Wednesday, 6 July 2011

Finally, Sarcasm!

I hope everyone's long weekend was as fulfilling as my own.  I love camping, so our family decided to go camping at the wonderful West Hawk Camp Grounds.  While we didn't get to see any fireworks, we made our own July 1st celebrations a smash hit with the rest of the campers surrounding us, making blooper bombs, and pouring some copper and rubber pieces in the fire to create beautiful red, green, blue and purple flames in our fire pit.

Getting ready for camping with a child on the spectrum is no small feat.  I grabbed my large suitcase, and made sure to pack enough clothes to last as a couple of weeks.  Dayton's a messy feller who loves water (see where I need to pack in abundance?).  I packed us six towels for the three day camping trip, which came in super handy because grandma and grandpa forgot to pack their towels.  And grandpa laughed when he saw my heavy suitcase!  Who's laughing now gramps?

Packing for me is  a complete nightmare, with or without autism.  I see myself as a poster child for adult ADD.  I'm to sedentary to say ADHD.  I'm so not organized...   I either start packing waaaaaaay to early, or pack the last minute.  It's horrible and never ends well.  When packing early, I play this game called add and subtract clothes.  We end up with less of what we need and too much of what we don't need.  When packing last minute, I swear, everything but the kitchen and bathroom sink end up in my suitcase.  Snow pants, shorts, jeans, turtle necks, tee shirts, tuques and swimming shorts for Dayton...  Taking care of Dayton's needs comes first.  You just never know if we hit a snow storm in the middle of July...  I always end up leaving the trip wondering if I packed MY medication, MY panties, My swim suit...  You get the idea...

Our second day camping, grandma has the fire going and needs to use the lady's room.  I'm tired and aching from my kidney stone (I ended up in the emergency room once coming home from camping, the kidney stone is round with spikes, making my kidney bleed and giving me a kidney infection) and all I want is a hot cup of coffee...  I turn my back for one minute, just to pour creamer in my coffee cup, when I hear grandma screaming:  "Dayton!!!  What are you doing?!?!"  I turn back to Dayton...  He's holding a newspaper, lit on fire, walking back to the fire pit from the edge of our camp spot.  What the hell...

It appears he wanted to set the grass on fire.  Seriously?!  Why?!  "I dunno," says Dayton.  This is life with autism.  Constant supervision is necessary at all times.  I rely on family and friends to keep an eye on Dayton and make sure he's playing it safe. 

Needless to say, Dayton was grounded.  Right away.  How do you do this when you're camping?  The only option I had was to have him sit inside our camper on my bed.  When I made lunch, I had him sit on a camping chair, with his lunch on his lap, facing the camper door.  Thanks to grandma.  She's just so smart.  She comes up with some really great ideas in disciplining Dayton.  She totally 'gets' him.  I don't know what kind of reprieve I would have come up with without her.  For the rest of the camping trip, Dayton was not allowed to sit close to the fire.  He had to sit either behind me or his father.

We still had fun camping.  Our first evening out, I finally got to see the Northern Lights dance in the sky for the first time in my life.  We got to see fire flies in the tall grass bordering our camp site.  What a beautiful, natural light show it was for all of us.  I haven't seen fire flies since I was a child, and Dayton's dad got to see them for the first time in his life.  Dayton actually used figurative speech!  I was thrilled.  He said:  "I thought my eyes were playing tricks on me mamma.  Sometimes, I close my eyes and see little lights, sometimes they even have colors."  Hoooooooray!  Well done Dayton!!!  We fed the deer, who were used to us city folk coming to visit.  I actually got to put a bun in my mouth and have the deer take feed off it.  It was amazing!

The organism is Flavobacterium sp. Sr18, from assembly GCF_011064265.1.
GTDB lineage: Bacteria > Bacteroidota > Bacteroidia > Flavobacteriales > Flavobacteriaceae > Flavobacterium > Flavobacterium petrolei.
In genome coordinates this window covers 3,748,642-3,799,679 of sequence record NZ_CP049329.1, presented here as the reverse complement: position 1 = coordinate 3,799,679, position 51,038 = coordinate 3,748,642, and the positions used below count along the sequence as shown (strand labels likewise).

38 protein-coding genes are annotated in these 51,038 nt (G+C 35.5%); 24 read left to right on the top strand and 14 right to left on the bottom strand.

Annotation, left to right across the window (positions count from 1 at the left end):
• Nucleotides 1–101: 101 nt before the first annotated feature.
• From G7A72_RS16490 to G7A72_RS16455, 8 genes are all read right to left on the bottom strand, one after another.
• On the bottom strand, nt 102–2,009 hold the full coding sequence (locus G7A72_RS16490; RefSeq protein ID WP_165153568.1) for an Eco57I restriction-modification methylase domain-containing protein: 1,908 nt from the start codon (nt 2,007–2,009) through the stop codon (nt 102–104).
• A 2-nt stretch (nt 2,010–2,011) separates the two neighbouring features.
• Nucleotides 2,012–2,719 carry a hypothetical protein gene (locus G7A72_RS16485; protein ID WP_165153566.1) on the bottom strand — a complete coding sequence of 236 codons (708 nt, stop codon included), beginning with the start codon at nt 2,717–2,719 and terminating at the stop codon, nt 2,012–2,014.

The most fun we had was Dayton finally using sarcasm - intentionally.  Most parents are appalled when their child becomes sarcastic, but parents of a child with autism almost celebrate!  I know we did!

Dayton's father, the annoying schmuck (I say this ever so lovingly), really got under Dayton's skin.


Glen:  "You know what I'm going to do after this Dayton?"
Dayton:  "What daddy?"  (all excited).
Glen:  "Put my cup down."
A minute later...  Glen:  "You know what I'm going to do after this Dayton?"
Dayton:  "What?"  (all excited).
Glen:  "Put my cup down."  A few seconds later, he brings the cup back to his lips.  "You know what I'm going to do after this Dayton?"
Dayton:  "What?"  (a little annoyed).
Glen:  "Nothing."  A few seconds later...  "You know what I'm going to do now Dayton?"
Dayton:  "What?"  (a little more than annoyed by now).
Glen:  "Nothing."
Dayton is visibly annoyed and starting to get angry with Glen.
Glen:  "Just kidding, I'm going to pour some milk in my cup."
Dayton:  (Full of sarcasm and uses a voice to match it)  "Ooooh, good for you dad, can I watch?"

I laugh so hard, I'm sure my kidney will explode.  My heart swelled with pride.  He may look like his dad, but at least he's going to be as sarcastic as me!  Well done Dayton!

Consider yourselves hugged,


PS. In case you're wondering, we're all modeling the same hat.  We are just a smidgen on the redneck side.  I had just bought it, and everyone loved it, so we thought we'd have a little fashion show.  Hope you enjoyed our trip!

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